Fertilizer tree

Fertilizer trees are used in agroforestry to improve the condition of soils used for farming. As woody legumes, they capture nitrogen from the air and put it in the soil through their roots and falling leaves.[1] They can also bring nutrients from deep in the soil up to the surface for crops with roots that cannot reach that depth.[2] Fertilizer trees are further useful for preventing fertilizer erosion, soil degradation and related desertification, and improving water usage for crops.[1]

Sesbania, Gliricidia, Tephrosia, and Faidherbia albida are known as fertilizer trees. Tree lucerne or tagasaste (Cytisus proliferus) is able to fix more than 587 kg. of nitrogen per hectare per year. It can increase maize (corn) yields from 1 ton per hectare per year to more than 10 tons per ha/year in areas with more than 850 mm. of rain per year or a perched water table. Tree lucerne is also used to create and maintain terra preta.

Use in Africa

The use of Faidherbia albida in Malawi and Zambia has resulted in a doubling or even tripling of maize yields.[3] As part of evergreen agriculture, use of fertilizer trees is proposed as a means to improve food security. Niger has more than 4.8 million hectares of predominantly Faidherbia agroforests, while Zambia has 300,000 hectares.[3] In Zambia and Malawi, farmers plant the trees in a checkerboard pattern every 30 feet.[4]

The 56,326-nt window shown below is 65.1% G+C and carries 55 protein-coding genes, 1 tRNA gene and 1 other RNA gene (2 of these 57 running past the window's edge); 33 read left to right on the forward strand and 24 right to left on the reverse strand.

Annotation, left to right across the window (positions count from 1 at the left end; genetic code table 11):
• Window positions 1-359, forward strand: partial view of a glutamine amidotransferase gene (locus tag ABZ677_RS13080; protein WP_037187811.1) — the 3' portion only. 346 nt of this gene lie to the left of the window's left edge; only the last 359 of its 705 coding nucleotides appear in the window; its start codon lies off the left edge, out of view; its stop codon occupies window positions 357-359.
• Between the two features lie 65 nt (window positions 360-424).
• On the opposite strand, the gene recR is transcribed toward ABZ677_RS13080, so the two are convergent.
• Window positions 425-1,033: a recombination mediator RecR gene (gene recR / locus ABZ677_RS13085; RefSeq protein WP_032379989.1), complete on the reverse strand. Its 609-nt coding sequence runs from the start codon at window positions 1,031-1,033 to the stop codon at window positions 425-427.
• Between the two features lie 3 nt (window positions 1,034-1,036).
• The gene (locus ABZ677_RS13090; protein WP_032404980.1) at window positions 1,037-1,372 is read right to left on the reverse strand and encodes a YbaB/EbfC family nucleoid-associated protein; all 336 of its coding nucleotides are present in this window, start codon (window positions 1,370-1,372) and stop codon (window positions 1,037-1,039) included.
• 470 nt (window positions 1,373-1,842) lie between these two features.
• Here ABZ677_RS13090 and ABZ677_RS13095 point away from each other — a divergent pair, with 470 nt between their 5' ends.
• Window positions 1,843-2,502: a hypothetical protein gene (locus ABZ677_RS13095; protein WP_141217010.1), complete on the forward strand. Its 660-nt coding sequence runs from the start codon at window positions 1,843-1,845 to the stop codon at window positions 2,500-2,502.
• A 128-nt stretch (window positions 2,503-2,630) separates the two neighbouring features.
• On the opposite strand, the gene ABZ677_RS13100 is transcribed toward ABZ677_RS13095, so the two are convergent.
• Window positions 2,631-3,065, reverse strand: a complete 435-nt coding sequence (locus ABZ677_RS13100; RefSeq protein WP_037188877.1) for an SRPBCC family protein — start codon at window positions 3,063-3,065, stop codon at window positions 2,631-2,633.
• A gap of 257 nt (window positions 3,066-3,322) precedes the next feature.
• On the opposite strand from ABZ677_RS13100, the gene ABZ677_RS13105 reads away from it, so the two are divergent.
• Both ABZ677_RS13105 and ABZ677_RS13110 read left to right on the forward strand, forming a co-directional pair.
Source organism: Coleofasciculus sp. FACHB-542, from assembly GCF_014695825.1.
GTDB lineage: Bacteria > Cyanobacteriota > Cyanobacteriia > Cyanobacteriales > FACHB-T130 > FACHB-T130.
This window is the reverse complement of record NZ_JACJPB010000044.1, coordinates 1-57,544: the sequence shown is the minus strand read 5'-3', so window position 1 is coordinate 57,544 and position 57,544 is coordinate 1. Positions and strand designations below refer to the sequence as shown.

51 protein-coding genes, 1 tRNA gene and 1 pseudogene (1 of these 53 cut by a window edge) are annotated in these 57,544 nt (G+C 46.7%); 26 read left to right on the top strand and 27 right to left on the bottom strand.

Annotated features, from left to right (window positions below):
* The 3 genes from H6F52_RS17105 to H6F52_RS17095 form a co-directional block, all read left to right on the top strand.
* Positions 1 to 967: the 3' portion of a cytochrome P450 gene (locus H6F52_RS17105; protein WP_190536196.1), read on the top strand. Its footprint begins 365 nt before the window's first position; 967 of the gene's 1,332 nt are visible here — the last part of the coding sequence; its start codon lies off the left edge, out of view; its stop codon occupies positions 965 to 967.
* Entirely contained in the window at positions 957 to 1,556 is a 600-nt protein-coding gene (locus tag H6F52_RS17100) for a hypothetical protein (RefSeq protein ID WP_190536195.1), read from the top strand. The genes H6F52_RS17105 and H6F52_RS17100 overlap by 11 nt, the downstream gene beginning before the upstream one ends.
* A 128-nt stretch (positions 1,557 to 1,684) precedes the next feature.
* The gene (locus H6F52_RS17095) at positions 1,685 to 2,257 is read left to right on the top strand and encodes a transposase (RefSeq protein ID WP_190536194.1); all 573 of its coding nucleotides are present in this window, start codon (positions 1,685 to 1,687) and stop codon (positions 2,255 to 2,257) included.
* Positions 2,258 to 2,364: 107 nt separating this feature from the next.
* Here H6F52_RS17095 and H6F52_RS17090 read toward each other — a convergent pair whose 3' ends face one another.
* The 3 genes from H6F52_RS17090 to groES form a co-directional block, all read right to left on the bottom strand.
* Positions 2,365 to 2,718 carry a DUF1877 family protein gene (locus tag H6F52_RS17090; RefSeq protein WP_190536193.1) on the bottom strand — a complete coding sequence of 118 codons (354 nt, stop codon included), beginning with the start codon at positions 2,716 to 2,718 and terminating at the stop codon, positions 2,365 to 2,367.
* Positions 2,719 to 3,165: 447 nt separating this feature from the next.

Fertilizer trees are used to prevent the expansion of desert, and to keep agriculture viable in arid lands in many African countries.[5]

See also


  1. Langford, Kate (October 14, 2011). "New Study Finds 400,000 Farmers in Southern Africa Using 'Fertilizer Trees' to Dramatically Improve Food Security". World Agroforestry Centre. Archived from the original on March 9, 2014. Retrieved August 29, 2012.
  2. "Zambian Fertilizer Trees Improve Soil, Maize Production".
  3. "Evergreen Agriculture | World Agroforestry Centre". Archived from the original on 2011-05-15. Retrieved 2010-12-02.
  4. Marshall, Jessica (August 8, 2012). "African tree acts as 'fertilizer factory' for crops". NBC News. Retrieved August 29, 2012.
  5. Langford, Kate (August 31, 2011). "Surviving drought through agroforestry". World Agroforestry Centre. Retrieved August 29, 2012.
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